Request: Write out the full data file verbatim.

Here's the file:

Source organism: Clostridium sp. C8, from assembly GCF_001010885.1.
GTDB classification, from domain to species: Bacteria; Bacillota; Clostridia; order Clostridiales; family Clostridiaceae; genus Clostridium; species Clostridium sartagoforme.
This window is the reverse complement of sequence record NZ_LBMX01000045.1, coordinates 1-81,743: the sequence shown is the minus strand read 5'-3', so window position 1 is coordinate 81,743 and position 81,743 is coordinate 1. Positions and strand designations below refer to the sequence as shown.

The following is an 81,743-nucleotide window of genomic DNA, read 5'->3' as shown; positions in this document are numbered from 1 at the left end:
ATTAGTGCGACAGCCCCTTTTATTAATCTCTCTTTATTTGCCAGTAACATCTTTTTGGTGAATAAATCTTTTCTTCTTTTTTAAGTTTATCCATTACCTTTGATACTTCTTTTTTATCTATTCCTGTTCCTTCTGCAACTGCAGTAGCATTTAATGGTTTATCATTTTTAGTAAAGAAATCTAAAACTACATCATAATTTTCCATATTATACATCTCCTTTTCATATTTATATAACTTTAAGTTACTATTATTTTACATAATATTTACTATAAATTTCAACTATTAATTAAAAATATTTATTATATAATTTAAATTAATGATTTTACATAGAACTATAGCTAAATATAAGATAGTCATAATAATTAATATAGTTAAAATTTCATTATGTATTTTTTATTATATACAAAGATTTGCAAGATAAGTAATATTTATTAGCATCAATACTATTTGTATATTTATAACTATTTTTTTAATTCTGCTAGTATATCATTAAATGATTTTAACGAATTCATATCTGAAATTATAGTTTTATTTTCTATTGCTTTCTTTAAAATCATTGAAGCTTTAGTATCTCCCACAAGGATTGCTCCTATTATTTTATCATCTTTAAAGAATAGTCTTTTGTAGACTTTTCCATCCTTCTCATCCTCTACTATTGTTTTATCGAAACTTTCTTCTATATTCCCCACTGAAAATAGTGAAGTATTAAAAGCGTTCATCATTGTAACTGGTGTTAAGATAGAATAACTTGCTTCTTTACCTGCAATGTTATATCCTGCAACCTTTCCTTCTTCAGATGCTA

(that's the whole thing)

Source organism: Clostridium sp. C8, from assembly GCF_001010885.1.
GTDB classification, from domain to species: Bacteria; Bacillota; Clostridia; order Clostridiales; family Clostridiaceae; genus Clostridium; species Clostridium sartagoforme.
This window is the reverse complement of sequence record NZ_LBMX01000045.1, coordinates 1-81,743: the sequence shown is the minus strand read 5'-3', so window position 1 is coordinate 81,743 and position 81,743 is coordinate 1. Positions and strand designations below refer to the sequence as shown.

The following is an 81,743-nucleotide window of genomic DNA, read 5'->3' as shown; positions in this document are numbered from 1 at the left end:
ATTAGTGCGACAGCCCCTTTTATTAATCTCTCTTTATTTGCCAGTAACATCTTTTTGGTGAATAAATCTTTTCTTCTTTTTTAAGTTTATCCATTACCTTTGATACTTCTTTTTTATCTATTCCTGTTCCTTCTGCAACTGCAGTAGCATTTAATGGTTTATCATTTTTAGTAAAGAAATCTAAAACTACATCATAATTTTCCATATTATACATCTCCTTTTCATATTTATATAACTTTAAGTTACTATTATTTTACATAATATTTACTATAAATTTCAACTATTAATTAAAAATATTTATTATATAATTTAAATTAATGATTTTACATAGAACTATAGCTAAATATAAGATAGTCATAATAATTAATATAGTTAAAATTTCATTATGTATTTTTTATTATATACAAAGATTTGCAAGATAAGTAATATTTATTAGCATCAATACTATTTGTATATTTATAACTATTTTTTTAATTCTGCTAGTATATCATTAAATGATTTTAACGAATTCATATCTGAAATTATAGTTTTATTTTCTATTGCTTTCTTTAAAATCATTGAAGCTTTAGTATCTCCCACAAGGATTGCTCCTATTATTTTATCATCTTTAAAGAATAGTCTTTTGTAGACTTTTCCATCCTTCTCATCCTCTACTATTGTTTTATCGAAACTTTCTTCTATATTCCCCACTGAAAATAGTGAAGTATTAAAAGCGTTCATCATTGTAACTGGTGTTAAGATAGAATAACTTGCTTCTTTACCTGCAATGTTATATCCTGCAACCTTTCCTTCTTCAGATGCTA